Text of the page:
In just a few hundred words, Maurice Sendak, author and illustrator of Where the Wild Things Are, captured the essence of childhood emotions and captivated generations of children. Published sixty years ago, in November 1963, it is still considered one of the best-loved children’s picture books of all time.
The protagonist is a young boy named Max who is sent to his bedroom by his mother after he causes havoc in the household. Alone in his room, Max enters an imaginary world and sails to a mysterious island inhabited by monsters called the Wild Things. After trying and failing to scare Max, the Wild Things declare him their king, and they all have fun together. However, Max begins to feel terribly lonely. Despite the rage of the Wild Things he returns home, to find a hot supper waiting for him.
Sendak’s early life provides a key to understanding his book. He was born in New York in 1928 to Polish Jewish immigrants, who had arrived in the US before World War One. Many members of his extended family were later killed in the Holocaust, and Sendak had to cope with trauma at a young age. He processed this difficult reality through books, and went on to became an illustrator, illustrating children’s books by other authors before writing and illustrating his own.
When Where the Wild Things Are was first published, it received some negative reviews and was even banned in some places in the US. The criticism revolved around Max’s inability to control his emotions, which was considered psychologically damaging to young readers. But many other experts argued that this is precisely what makes the book so appealing and reassuring for children. In a 1970 interview, Sendak said that children “are extraordinarily vulnerable and have few defences” and that “childhood suffering is intense.”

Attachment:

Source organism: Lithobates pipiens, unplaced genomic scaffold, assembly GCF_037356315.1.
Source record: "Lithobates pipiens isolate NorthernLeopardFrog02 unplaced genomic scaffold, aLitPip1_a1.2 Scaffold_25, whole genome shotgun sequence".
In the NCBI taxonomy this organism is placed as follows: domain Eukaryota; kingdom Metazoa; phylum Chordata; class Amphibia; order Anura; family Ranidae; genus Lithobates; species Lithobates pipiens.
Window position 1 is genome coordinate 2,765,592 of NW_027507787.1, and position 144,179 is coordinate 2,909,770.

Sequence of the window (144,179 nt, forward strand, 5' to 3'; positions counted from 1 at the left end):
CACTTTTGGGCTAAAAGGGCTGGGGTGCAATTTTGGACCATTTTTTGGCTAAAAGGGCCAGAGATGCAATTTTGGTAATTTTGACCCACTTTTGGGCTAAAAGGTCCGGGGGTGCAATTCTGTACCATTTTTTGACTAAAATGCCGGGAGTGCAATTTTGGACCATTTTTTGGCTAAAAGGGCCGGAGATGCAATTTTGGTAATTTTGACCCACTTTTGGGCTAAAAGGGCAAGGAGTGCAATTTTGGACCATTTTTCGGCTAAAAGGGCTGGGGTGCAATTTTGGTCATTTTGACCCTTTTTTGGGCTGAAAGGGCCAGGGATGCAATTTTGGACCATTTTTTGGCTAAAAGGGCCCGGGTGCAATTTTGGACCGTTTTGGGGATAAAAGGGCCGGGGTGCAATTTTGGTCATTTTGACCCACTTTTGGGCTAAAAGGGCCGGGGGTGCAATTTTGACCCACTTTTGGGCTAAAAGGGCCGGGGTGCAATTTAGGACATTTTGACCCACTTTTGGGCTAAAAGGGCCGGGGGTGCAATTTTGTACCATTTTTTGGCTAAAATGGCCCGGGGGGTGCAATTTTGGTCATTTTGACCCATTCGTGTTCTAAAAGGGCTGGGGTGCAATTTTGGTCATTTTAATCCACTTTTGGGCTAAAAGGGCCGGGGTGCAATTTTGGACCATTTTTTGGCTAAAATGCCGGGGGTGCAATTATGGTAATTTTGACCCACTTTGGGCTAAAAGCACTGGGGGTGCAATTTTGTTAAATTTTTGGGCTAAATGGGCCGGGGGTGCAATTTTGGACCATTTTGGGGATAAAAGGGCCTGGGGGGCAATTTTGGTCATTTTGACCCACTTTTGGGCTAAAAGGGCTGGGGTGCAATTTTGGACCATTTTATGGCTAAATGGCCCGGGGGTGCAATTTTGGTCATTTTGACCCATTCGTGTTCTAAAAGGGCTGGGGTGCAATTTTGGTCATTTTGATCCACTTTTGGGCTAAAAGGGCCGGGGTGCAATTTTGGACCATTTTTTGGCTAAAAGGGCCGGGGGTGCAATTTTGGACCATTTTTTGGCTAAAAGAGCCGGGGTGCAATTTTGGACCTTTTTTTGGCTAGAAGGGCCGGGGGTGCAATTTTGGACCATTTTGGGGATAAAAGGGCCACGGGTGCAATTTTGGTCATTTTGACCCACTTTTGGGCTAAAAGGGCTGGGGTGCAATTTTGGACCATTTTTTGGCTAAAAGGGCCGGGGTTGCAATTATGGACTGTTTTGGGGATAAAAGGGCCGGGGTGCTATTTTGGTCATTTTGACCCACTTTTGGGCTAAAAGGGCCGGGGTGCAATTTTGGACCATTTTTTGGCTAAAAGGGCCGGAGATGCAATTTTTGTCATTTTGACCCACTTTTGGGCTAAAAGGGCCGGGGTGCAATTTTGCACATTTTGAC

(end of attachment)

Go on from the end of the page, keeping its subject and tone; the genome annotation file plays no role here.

In 1964, Sendak’s book won the Caldecott Medal, honouring it as the year’s “most distinguished American picture book for children”. It also won many other awards and inspired a film, an opera and an episode of The Simpsons. Unfortunately, in an age when banning and challenging books has escalated to an unprecedented level in the US, Where the Wild Things Are risks being targeted again. Perhaps the book’s new critics should pay attention to what Sendak once said, that “Where the Wild Things Are was not meant to please everybody – only children.
Questo articolo appartiene al numero November 2023 della rivista Speak Up.